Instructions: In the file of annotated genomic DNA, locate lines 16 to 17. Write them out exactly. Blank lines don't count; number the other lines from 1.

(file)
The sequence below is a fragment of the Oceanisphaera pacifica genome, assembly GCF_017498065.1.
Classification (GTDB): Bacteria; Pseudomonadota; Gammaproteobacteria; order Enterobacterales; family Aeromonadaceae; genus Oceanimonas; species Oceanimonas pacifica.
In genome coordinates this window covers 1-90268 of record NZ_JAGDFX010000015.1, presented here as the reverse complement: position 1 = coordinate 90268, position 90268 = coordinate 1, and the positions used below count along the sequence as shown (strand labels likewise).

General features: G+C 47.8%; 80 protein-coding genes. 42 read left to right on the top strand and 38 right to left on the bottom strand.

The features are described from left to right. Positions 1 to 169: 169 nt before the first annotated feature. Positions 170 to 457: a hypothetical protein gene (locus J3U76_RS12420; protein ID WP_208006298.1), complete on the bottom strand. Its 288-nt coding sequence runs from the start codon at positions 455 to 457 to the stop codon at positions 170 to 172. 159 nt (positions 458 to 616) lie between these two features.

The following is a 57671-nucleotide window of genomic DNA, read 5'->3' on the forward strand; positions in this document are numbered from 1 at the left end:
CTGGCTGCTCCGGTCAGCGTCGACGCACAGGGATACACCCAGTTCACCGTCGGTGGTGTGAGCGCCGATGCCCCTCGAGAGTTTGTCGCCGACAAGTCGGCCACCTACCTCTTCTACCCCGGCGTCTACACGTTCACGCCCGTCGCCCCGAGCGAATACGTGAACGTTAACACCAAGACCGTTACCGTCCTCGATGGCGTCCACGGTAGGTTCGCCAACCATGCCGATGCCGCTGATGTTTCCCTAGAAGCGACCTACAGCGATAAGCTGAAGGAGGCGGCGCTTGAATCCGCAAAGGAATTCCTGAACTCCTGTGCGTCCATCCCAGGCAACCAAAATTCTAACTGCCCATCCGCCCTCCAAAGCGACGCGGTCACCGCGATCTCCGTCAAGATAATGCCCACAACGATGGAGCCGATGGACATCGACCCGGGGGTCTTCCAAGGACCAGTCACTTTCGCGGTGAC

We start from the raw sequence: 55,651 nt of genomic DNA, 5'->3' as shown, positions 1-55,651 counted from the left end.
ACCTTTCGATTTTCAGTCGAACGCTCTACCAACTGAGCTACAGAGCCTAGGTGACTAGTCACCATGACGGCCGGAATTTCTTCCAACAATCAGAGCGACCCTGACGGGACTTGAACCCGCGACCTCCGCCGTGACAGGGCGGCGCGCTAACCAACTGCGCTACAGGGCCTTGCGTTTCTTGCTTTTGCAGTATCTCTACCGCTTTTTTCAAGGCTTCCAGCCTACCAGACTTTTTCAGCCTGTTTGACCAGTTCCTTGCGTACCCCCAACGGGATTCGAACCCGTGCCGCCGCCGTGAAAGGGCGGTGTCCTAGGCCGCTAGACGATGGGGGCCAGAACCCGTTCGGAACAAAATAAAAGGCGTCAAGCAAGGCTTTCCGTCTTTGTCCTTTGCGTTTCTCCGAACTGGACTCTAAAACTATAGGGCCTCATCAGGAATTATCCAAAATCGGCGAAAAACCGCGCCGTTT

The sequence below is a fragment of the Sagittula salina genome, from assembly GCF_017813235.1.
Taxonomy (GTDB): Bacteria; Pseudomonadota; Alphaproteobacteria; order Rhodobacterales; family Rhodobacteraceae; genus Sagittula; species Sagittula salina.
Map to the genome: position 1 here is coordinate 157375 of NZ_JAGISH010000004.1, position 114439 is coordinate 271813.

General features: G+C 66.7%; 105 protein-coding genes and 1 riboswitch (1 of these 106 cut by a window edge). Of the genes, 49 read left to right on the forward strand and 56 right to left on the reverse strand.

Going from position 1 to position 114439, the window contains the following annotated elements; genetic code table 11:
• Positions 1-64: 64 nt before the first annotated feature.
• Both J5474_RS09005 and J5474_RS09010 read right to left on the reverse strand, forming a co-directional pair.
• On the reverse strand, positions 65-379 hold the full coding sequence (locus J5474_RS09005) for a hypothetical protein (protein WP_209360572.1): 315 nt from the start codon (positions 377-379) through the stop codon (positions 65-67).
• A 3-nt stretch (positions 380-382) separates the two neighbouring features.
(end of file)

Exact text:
• Both J5474_RS09005 and J5474_RS09010 read right to left on the reverse strand, forming a co-directional pair.
• On the reverse strand, positions 65-379 hold the full coding sequence (locus J5474_RS09005) for a hypothetical protein (protein WP_209360572.1): 315 nt from the start codon (positions 377-379) through the stop codon (positions 65-67).